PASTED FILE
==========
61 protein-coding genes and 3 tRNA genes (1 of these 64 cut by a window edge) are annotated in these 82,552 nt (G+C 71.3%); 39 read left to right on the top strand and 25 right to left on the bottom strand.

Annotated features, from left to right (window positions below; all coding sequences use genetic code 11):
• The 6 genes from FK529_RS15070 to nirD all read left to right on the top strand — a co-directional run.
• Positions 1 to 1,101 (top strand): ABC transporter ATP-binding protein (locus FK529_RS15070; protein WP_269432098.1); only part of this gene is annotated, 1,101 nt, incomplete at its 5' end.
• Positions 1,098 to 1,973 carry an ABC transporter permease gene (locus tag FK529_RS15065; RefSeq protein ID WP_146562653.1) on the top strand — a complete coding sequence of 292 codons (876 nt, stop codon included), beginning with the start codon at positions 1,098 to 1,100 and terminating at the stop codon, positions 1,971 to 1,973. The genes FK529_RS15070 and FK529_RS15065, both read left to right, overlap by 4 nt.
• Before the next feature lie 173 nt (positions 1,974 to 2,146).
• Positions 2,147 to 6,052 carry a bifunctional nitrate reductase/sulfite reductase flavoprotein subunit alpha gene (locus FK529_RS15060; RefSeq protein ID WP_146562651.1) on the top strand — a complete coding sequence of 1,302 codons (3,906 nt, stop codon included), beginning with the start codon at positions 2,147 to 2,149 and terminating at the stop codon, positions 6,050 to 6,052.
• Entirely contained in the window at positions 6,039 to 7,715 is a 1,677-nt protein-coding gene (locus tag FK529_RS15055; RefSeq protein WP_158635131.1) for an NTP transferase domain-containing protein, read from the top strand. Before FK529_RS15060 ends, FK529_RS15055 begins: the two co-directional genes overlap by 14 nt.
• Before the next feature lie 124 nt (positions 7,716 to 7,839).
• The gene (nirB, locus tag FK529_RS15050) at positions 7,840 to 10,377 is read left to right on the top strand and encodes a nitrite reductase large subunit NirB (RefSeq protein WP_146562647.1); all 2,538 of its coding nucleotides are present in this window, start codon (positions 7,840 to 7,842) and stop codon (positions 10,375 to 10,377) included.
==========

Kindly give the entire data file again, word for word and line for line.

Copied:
61 protein-coding genes and 3 tRNA genes (1 of these 64 cut by a window edge) are annotated in these 82,552 nt (G+C 71.3%); 39 read left to right on the top strand and 25 right to left on the bottom strand.

Annotated features, from left to right (window positions below; all coding sequences use genetic code 11):
• The 6 genes from FK529_RS15070 to nirD all read left to right on the top strand — a co-directional run.
• Positions 1 to 1,101 (top strand): ABC transporter ATP-binding protein (locus FK529_RS15070; protein WP_269432098.1); only part of this gene is annotated, 1,101 nt, incomplete at its 5' end.
• Positions 1,098 to 1,973 carry an ABC transporter permease gene (locus tag FK529_RS15065; RefSeq protein ID WP_146562653.1) on the top strand — a complete coding sequence of 292 codons (876 nt, stop codon included), beginning with the start codon at positions 1,098 to 1,100 and terminating at the stop codon, positions 1,971 to 1,973. The genes FK529_RS15070 and FK529_RS15065, both read left to right, overlap by 4 nt.
• Before the next feature lie 173 nt (positions 1,974 to 2,146).
• Positions 2,147 to 6,052 carry a bifunctional nitrate reductase/sulfite reductase flavoprotein subunit alpha gene (locus FK529_RS15060; RefSeq protein ID WP_146562651.1) on the top strand — a complete coding sequence of 1,302 codons (3,906 nt, stop codon included), beginning with the start codon at positions 2,147 to 2,149 and terminating at the stop codon, positions 6,050 to 6,052.
• Entirely contained in the window at positions 6,039 to 7,715 is a 1,677-nt protein-coding gene (locus tag FK529_RS15055; RefSeq protein WP_158635131.1) for an NTP transferase domain-containing protein, read from the top strand. Before FK529_RS15060 ends, FK529_RS15055 begins: the two co-directional genes overlap by 14 nt.
• Before the next feature lie 124 nt (positions 7,716 to 7,839).
• The gene (nirB, locus tag FK529_RS15050) at positions 7,840 to 10,377 is read left to right on the top strand and encodes a nitrite reductase large subunit NirB (RefSeq protein WP_146562647.1); all 2,538 of its coding nucleotides are present in this window, start codon (positions 7,840 to 7,842) and stop codon (positions 10,375 to 10,377) included.